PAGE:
View Full Size Image
|I. Resolution extended
View Full Size Image
Hopefully you can see what happens as you increase the level of Intelligent Resolution! It's really hard to tell the difference between high and extended, but if you flip between "off" and, say, standard, the increase in sharpness is obvious. I personally like the standard setting, and it's what I'd use if I owned the GX1.
Fine-tuning and bracketing white balance at the same time
I'll have examples of those two "Intelligent" options in the final review. There are two things only available via direct buttons that I want to talk about next, with the first being white balance. The DMC-GX1 has the usual presets (save for fluorescent) as well as two custom spots (for use with a white or gray card). You can also set the color temperature manually, with a range of 2500K - 10000K. If that's not enough, you can also fine-tune and bracket for white balance (see screenshot).
|23-area AF mode doesn't have to be automatic; here I selected five points in the frame to use for focus.||In 1-area mode you can select the location and size of the focus point, all using the touchscreen.|
The other thing I wanted to mention are the camera's AF modes. You can choose from face detection (15 faces max), AF tracking, 23-area (you can select sections of the total area to focus on), 1-area (which can be moved and resized), and pinpoint. The camera has the usual single and continuous AF modes, plus a new Auto Focus Flexible (AFF) mode, which keeps unpredictably moving subjects in focus. There's also manual focus, of course, and you can use the touchscreen LCD to enlarge an area of the frame (and move it around), to ensure that your subject is properly focused.
Now let's talk movies. The GX1 can record Full HD movies at 1920 x 1080 / 60i (30p sensor output) using the AVCHD codec, complete with Dolby Digital stereo sound. You can keep recording until your memory card fills up, except in Europe, where you're limited to just under 30 minutes. If you don't need Full HD, you can also drop down to 720p60 (30p sensor output).
AVCHD movies look great on your HDTV, but they're kind of a pain to edit and share. Thankfully, Panasonic gives you another option: MPEG-4. You can record both 1080p and 720p video using this codec, both at 30 frames/second. The only real downside to MPEG-4 is the 4GB file size limit, which is reached in about 22 minutes at the 1080p setting.
The camera supports continuous AF in movie mode, so if your subject is moving or you're zooming in and out, they'll stay in focus. The touchscreen LCD allows you to tap on a subject and the camera will focus on them almost instantly. If your lens has an image stabilizer, that'll be available too. The extended tele conversion feature will let you get up to 3.6X of extra zoom power in movie mode, at all resolutions except for Full HD.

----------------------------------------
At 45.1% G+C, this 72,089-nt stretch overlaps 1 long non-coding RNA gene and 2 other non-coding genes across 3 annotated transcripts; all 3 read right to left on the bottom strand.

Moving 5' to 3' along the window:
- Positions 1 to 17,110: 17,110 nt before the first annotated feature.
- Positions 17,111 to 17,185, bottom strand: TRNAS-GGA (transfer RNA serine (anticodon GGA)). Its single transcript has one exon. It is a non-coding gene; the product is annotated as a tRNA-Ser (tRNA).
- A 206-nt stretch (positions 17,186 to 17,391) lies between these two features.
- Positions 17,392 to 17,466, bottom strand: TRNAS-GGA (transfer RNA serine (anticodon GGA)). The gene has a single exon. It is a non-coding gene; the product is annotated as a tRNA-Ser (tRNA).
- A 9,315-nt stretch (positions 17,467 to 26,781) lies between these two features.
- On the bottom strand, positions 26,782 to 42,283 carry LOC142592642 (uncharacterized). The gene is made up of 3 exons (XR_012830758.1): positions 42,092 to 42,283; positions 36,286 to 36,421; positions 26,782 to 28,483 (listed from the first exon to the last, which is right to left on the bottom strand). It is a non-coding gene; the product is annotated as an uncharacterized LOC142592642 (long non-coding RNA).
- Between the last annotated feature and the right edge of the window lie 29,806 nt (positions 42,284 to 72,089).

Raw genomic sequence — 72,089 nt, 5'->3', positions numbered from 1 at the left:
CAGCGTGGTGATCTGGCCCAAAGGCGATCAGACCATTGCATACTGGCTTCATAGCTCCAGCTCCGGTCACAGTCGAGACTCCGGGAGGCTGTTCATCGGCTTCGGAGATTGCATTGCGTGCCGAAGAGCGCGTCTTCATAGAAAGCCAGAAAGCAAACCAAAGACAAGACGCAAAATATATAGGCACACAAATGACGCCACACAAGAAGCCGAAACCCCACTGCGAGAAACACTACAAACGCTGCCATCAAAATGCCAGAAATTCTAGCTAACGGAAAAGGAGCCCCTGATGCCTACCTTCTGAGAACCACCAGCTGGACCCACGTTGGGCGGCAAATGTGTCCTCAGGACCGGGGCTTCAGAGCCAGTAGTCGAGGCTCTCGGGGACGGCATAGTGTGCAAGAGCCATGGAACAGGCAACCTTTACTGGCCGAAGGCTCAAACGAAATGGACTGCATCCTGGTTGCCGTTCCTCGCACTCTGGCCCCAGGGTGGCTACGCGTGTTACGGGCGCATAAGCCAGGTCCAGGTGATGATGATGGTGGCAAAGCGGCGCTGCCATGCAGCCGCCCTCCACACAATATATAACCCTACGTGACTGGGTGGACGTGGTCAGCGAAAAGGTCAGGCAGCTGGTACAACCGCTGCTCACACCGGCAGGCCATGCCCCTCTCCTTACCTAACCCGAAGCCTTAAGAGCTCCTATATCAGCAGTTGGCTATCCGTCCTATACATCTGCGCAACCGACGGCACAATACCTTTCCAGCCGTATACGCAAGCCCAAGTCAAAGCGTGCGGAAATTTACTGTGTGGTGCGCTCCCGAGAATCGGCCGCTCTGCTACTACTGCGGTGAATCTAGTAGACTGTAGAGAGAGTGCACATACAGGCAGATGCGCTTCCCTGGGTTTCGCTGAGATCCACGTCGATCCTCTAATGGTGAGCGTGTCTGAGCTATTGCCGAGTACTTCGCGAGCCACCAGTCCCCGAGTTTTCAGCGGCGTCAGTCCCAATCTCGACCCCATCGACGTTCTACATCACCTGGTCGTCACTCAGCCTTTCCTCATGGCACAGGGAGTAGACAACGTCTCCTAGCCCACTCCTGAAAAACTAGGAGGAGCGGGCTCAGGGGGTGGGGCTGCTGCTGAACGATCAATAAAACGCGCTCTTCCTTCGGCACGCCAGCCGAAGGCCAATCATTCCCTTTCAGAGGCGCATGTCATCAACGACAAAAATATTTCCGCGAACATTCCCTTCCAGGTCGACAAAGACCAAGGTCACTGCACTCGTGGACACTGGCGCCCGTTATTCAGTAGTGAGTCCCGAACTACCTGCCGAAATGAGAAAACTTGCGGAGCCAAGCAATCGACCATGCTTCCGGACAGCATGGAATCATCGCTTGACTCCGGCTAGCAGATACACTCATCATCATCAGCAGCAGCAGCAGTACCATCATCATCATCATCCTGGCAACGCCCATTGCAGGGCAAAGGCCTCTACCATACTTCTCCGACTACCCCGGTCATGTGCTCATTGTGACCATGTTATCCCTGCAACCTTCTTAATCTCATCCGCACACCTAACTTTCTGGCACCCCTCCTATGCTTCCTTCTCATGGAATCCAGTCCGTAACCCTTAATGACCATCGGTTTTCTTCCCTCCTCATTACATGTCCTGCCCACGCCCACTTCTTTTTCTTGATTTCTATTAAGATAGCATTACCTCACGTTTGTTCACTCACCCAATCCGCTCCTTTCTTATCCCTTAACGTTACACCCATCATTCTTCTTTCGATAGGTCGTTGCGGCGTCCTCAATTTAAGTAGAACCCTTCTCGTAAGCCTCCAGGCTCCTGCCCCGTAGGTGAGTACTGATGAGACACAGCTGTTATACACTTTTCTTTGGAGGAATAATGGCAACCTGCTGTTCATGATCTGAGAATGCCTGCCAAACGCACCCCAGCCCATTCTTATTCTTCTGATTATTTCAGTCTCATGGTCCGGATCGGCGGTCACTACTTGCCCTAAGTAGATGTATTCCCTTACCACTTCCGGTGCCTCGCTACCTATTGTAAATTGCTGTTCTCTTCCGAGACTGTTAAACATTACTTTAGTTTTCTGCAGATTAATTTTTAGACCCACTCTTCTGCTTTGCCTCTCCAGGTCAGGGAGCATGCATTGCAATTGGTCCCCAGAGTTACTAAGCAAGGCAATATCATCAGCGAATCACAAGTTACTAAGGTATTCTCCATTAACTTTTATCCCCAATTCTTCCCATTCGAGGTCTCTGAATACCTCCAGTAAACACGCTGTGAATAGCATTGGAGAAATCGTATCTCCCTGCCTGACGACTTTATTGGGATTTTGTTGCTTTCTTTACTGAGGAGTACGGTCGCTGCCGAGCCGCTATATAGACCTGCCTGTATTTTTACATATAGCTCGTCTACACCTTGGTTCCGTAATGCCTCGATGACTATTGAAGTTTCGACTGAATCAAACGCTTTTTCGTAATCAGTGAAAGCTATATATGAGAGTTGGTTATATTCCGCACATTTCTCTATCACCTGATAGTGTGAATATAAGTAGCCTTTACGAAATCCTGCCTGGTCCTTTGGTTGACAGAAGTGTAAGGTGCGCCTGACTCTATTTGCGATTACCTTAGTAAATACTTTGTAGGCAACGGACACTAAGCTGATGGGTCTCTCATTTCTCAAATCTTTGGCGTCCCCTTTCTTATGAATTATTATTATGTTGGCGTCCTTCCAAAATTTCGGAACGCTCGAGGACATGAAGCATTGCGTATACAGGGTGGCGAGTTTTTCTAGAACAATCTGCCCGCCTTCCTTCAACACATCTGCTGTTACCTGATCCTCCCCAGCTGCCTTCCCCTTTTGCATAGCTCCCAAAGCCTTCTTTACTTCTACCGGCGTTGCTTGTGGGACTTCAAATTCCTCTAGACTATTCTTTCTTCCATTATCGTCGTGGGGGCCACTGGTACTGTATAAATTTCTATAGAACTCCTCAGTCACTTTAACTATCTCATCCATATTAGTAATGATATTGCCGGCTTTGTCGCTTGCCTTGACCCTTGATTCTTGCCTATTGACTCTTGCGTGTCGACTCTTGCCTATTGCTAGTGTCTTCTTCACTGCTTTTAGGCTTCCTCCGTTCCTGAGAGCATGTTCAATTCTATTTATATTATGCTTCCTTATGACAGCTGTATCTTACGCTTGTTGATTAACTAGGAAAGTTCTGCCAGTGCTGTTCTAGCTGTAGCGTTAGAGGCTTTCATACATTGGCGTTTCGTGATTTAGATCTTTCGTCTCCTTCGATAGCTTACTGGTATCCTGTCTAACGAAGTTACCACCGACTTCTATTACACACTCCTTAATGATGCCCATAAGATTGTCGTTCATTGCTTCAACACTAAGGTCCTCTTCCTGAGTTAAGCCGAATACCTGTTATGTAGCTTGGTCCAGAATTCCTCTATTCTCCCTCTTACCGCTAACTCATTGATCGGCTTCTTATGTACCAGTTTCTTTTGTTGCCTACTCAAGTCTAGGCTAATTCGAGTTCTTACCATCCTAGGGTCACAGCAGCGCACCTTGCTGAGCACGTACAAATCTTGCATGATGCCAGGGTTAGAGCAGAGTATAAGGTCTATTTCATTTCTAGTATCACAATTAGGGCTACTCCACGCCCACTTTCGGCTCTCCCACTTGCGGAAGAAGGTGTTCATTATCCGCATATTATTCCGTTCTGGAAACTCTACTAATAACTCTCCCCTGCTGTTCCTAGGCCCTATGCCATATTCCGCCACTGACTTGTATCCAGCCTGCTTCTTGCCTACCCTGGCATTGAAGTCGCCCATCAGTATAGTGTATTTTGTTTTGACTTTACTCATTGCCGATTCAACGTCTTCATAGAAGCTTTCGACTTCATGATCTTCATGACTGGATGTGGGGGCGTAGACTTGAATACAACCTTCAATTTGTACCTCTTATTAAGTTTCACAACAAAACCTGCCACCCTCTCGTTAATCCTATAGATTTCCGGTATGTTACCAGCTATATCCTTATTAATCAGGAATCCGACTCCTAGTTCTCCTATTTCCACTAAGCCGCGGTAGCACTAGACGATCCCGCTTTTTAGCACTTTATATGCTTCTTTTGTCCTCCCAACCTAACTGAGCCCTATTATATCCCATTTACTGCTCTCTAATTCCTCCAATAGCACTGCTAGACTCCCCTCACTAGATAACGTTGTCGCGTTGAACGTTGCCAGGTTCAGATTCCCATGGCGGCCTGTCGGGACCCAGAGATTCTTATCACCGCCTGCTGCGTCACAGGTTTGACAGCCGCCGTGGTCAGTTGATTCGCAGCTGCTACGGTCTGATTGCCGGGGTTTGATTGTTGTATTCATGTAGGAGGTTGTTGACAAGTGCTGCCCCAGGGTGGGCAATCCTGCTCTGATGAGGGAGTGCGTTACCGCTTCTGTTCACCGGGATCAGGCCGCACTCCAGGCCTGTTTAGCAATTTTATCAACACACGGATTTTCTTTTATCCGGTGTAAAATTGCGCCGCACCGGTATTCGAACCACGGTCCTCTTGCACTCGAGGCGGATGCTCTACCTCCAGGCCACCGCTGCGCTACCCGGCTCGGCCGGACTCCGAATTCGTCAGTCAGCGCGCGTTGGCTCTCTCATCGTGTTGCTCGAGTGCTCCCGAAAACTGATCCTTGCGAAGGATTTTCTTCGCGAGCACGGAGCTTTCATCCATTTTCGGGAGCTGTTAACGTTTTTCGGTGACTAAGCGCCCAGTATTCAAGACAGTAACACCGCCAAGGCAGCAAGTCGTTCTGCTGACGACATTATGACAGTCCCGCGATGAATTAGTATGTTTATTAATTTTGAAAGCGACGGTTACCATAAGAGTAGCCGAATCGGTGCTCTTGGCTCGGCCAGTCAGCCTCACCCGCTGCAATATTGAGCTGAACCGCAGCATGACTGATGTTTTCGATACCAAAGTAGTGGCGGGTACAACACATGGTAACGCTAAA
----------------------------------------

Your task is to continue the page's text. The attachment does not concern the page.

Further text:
Panasonic has pretty much made the DMC-GH2 their "movie camera". That's probably why the GX1 lacks manual controls in movie mode, and doesn't have a external mic input either. Everything will be point-and-shoot when you're recording a movie, though you can adjust the microphone level. An automatic wind filter is also available, which comes in handy when recording videos outdoors.
The GX1 has two ways in which you can take still photos while recording a movie. In motion picture priority mode, the camera records movies at 2 Megapixel, without any pause in the video. If you switch to still picture priority mode, the camera takes up to eight full resolution stills, though the video will pause while they're recorded to the memory card.
Here's a sample movie for you, taken at the highest quality setting. I converted the AVCHD file to QuickTime format using Final Cut Pro X. If you'd like to download the original MTS file, it's yours for the taking.
The DMC-GX1 has a pretty standard playback mode for a camera in this class, though I have to admit that the touchscreen interface makes it a bit more pleasant to use. In addition to things like slideshows, image resizing/rotating/cropping, there are also these features:
- Playback mode: view only still photos, 3D photos, videos, and photos taken in certain categories (which are auto-assigned in scene modes and can be chosen in playback mode, too)
- Calendar view: quickly jump to photos taken on a certain date
- Title edit / text stamp: print the date and time, location, names of recognized subjects, and more on your photos
- Video divide: pick a spot in your video and split it two
- Multi Delete: deleting a bunch of photos is a million times easier with the touchscreen, so it deserves a special mention
Sadly, there's no redeye removal tool in playback mode, which is something you might need on the DMC-GX1.
By default the GX1 only gives you basic information about your photos. Pressing the display button will give you a lot more, including an RGB histogram. The camera moves between photos instantly, whether you're using buttons or the touchscreen.